BA: The boats at the Yacht Club were part of a summer-long tournament, and you were not allowed to join that tournament if you had a harpoon on your boat. So, from the private boats’ point of view, sticking swordfish was not even considered. The charter boats still did it because it was good money. My father was an avid sports fisherman but was good friends with Ralph Pitts and most of the charter boat guys. He convinced them that there really was a benefit to promoting rod and reel sword fishing. He even started a program where he gave them plaques at the end of the year with the weight of each fish they caught on rod and reel. The guys were really appreciative of that and it caught on.
GM: Was there ever a big swordfishing tournament?
BA: When the Yacht Club more-or-less shut down to the private boats and they all moved over to the Deep Sea Club in 1960, the swordfishing was so good and so popular that in ’62 or ’63, the Club sponsored an international peoples to peoples swordfishing tournament. There were teams from South Africa, New Zealand, the Virgin Islands, California, a couple of Montauk teams… I am probably missing some. It was a two-day event, a reception dinner at Gurney’s, activities for the wives, great trophies and we caught a bunch of fish! In those two days we probably caught twelve swordfish, which was considered a radically successful tournament. That is just inconceivable now.
GM: On the subject of tournaments, what is the story I have heard you tell about the bluefin tournament in Rhode Island?
BA: Right after they discovered the bluefin off the coast of Rhode Island, they held a tournament out of Montauk for one or two years, sometime in the early ‘50s. I know in ’54 they moved it to the harbor in Point Judith. That was the year Hurricane Carol did a huge amount of damage to the area. There were 85 boats tied up at that tournament, just stacked into these finger piers like they shouldn’t be to begin with. The next day after the storm, only 12 boats ran on their own power, and I think nine of them were captains from Montauk. We were fortunate enough that our captain got our boat away from the dock because it was just a catastrophe.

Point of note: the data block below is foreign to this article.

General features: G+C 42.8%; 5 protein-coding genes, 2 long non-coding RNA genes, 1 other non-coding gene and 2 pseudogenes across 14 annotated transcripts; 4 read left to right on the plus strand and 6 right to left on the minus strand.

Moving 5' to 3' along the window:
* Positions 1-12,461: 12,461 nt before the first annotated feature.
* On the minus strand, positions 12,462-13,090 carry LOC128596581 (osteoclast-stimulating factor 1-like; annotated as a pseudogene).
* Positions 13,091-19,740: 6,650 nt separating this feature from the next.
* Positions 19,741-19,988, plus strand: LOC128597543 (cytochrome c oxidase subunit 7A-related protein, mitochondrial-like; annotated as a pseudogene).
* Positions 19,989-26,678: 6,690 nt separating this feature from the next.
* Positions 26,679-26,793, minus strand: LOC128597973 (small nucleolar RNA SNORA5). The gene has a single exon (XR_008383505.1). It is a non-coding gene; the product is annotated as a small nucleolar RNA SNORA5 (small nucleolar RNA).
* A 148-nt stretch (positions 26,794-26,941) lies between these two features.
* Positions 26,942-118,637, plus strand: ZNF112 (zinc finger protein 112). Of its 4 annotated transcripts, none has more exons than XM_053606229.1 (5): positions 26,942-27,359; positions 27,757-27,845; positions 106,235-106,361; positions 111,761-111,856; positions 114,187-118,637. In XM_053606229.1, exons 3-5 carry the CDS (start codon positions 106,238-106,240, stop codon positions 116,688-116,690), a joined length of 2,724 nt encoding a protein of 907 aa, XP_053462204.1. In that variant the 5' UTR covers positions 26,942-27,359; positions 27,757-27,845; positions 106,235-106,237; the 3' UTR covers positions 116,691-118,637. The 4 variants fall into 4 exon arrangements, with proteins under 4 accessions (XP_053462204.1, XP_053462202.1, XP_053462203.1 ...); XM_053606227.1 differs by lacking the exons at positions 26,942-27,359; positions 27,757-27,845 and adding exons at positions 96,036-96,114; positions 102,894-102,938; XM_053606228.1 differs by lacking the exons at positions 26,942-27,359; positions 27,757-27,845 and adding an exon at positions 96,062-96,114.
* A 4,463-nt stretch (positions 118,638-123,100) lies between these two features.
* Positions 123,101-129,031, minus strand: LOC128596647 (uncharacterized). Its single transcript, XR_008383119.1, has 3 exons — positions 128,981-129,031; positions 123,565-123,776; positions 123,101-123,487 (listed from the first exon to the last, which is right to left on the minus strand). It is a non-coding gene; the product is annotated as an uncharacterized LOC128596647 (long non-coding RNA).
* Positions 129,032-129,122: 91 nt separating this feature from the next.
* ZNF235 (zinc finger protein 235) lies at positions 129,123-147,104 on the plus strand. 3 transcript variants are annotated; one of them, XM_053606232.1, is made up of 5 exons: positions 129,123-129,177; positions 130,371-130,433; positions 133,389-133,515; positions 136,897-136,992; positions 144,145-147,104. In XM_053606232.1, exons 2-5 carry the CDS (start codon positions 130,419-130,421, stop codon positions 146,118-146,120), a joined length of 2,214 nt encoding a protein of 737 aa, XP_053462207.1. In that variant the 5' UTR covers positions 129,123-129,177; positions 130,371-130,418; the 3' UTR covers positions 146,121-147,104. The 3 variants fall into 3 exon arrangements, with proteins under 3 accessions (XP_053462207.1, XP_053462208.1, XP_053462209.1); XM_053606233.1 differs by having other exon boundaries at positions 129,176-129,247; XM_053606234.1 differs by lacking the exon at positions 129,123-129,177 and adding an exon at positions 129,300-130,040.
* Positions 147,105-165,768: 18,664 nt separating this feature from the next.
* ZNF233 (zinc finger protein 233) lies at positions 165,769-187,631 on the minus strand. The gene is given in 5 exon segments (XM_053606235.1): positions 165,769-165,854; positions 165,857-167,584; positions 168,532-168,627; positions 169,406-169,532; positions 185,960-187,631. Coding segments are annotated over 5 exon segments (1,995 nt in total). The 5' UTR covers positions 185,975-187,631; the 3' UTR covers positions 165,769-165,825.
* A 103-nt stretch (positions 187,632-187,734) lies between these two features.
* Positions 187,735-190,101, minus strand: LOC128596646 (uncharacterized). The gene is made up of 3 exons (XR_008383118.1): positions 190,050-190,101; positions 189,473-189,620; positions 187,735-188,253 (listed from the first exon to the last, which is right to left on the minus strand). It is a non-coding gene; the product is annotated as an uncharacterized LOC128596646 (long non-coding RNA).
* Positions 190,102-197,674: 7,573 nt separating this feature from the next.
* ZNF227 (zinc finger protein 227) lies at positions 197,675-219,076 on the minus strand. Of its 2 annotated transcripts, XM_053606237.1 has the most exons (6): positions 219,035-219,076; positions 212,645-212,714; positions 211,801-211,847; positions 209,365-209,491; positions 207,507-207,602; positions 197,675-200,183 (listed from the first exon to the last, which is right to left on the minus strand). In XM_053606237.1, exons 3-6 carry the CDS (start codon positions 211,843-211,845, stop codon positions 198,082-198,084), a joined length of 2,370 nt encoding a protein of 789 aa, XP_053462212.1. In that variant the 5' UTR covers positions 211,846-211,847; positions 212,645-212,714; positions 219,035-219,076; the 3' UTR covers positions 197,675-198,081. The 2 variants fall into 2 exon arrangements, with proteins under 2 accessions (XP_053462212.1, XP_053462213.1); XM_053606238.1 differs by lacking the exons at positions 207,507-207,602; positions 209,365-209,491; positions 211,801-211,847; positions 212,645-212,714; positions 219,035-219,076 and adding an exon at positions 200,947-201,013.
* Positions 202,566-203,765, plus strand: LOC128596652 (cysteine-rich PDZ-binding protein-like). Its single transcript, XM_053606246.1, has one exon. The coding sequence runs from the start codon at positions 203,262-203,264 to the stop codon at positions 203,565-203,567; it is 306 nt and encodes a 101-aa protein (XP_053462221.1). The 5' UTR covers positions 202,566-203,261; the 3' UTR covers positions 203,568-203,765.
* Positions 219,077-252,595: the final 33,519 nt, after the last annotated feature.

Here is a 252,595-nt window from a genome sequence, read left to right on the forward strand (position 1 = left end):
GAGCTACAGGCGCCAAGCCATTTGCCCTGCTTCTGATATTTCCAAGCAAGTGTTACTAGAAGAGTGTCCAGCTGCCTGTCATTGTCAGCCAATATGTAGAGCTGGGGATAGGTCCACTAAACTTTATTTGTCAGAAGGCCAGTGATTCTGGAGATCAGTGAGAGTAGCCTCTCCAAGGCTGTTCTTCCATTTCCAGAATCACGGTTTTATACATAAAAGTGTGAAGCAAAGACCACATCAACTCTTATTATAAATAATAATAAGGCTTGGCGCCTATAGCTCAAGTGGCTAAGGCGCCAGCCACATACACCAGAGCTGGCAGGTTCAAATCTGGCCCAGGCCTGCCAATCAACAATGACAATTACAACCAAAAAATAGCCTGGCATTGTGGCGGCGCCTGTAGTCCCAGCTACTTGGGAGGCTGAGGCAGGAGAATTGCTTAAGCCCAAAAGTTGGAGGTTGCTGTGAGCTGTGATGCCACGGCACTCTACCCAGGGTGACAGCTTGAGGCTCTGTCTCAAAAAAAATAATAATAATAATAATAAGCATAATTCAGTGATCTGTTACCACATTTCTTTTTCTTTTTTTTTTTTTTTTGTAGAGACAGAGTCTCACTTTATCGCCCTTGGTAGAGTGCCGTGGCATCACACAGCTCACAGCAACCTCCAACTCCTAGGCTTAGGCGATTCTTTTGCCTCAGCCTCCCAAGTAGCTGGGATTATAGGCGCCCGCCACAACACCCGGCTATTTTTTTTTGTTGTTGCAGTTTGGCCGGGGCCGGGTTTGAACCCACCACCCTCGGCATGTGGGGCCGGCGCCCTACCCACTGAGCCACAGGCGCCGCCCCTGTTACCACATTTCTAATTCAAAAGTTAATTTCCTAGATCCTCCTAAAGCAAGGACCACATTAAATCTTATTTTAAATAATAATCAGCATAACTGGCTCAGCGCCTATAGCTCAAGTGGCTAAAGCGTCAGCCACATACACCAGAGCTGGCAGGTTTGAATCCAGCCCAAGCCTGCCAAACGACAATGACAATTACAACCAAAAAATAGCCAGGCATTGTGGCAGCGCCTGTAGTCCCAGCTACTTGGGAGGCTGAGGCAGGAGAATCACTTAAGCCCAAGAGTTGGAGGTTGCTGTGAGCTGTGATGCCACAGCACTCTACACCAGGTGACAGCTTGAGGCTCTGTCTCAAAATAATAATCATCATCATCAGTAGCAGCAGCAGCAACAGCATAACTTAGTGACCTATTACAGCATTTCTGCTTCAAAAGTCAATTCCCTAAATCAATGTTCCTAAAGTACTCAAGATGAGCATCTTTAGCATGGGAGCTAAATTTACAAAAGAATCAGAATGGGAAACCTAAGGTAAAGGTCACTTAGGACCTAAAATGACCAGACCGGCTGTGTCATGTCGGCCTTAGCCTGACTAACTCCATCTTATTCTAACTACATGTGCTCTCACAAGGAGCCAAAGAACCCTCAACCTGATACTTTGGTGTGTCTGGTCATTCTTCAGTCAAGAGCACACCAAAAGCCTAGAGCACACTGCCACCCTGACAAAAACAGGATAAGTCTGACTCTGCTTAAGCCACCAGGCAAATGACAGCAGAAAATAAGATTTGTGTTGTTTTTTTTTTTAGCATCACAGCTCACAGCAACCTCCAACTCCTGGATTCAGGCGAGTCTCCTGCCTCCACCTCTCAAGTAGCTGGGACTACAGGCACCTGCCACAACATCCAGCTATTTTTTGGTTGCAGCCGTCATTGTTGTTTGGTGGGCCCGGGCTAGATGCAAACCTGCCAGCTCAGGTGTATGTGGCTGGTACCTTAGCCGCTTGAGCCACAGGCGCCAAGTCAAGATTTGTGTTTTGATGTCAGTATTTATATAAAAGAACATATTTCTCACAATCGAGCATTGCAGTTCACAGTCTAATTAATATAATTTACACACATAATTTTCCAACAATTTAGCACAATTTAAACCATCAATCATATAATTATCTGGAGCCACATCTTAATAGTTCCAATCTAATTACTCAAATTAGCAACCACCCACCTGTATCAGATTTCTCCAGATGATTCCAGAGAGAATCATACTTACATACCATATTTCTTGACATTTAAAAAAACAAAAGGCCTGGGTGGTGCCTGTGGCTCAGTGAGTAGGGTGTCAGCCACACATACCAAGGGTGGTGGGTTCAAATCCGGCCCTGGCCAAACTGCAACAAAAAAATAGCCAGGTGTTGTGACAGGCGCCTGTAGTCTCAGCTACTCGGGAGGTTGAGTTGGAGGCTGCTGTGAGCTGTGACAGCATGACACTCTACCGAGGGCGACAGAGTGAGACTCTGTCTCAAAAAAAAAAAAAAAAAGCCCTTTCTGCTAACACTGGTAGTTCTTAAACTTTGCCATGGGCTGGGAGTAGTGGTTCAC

The next year, there was a hurricane threat and everyone turned back. The year after that, they moved the tournament from September to August to avoid the hurricane season. The first day they caught three fish, which everyone thought was great. The next day they caught 15 fish, all 400 lbs. plus. The third day the fleet caught upwards of 20 fish. There is a picture I have of the 30-40 fish hung up on the last night of the tournament, but what no one mentions is that those fish were stored dockside in semi-trucks with no refrigeration at all. There was no market for giant bluefin tuna. The next day the trucks took all the tuna to a cat food factory
GM: Millions of dollars worth of fish…
BA: In today’s bluefin market, you might even be able to buy a house in Montauk with that. [Laughs]
GM: What would you consider your biggest accomplishment in fishing?
BA: At the time, it was considered somewhat of a fishing accomplishment to catch the four biggest Atlantic game fish: white marlin, blue marlin, swordfish and giant bluefin tuna. I managed that before I could drive a car. Ridiculously fortunate to have had the opportunity, but even more so to have fished when the ocean was so alive.
For more legendary tales from East End’s past, dive into the rest of the Beginning of the End series: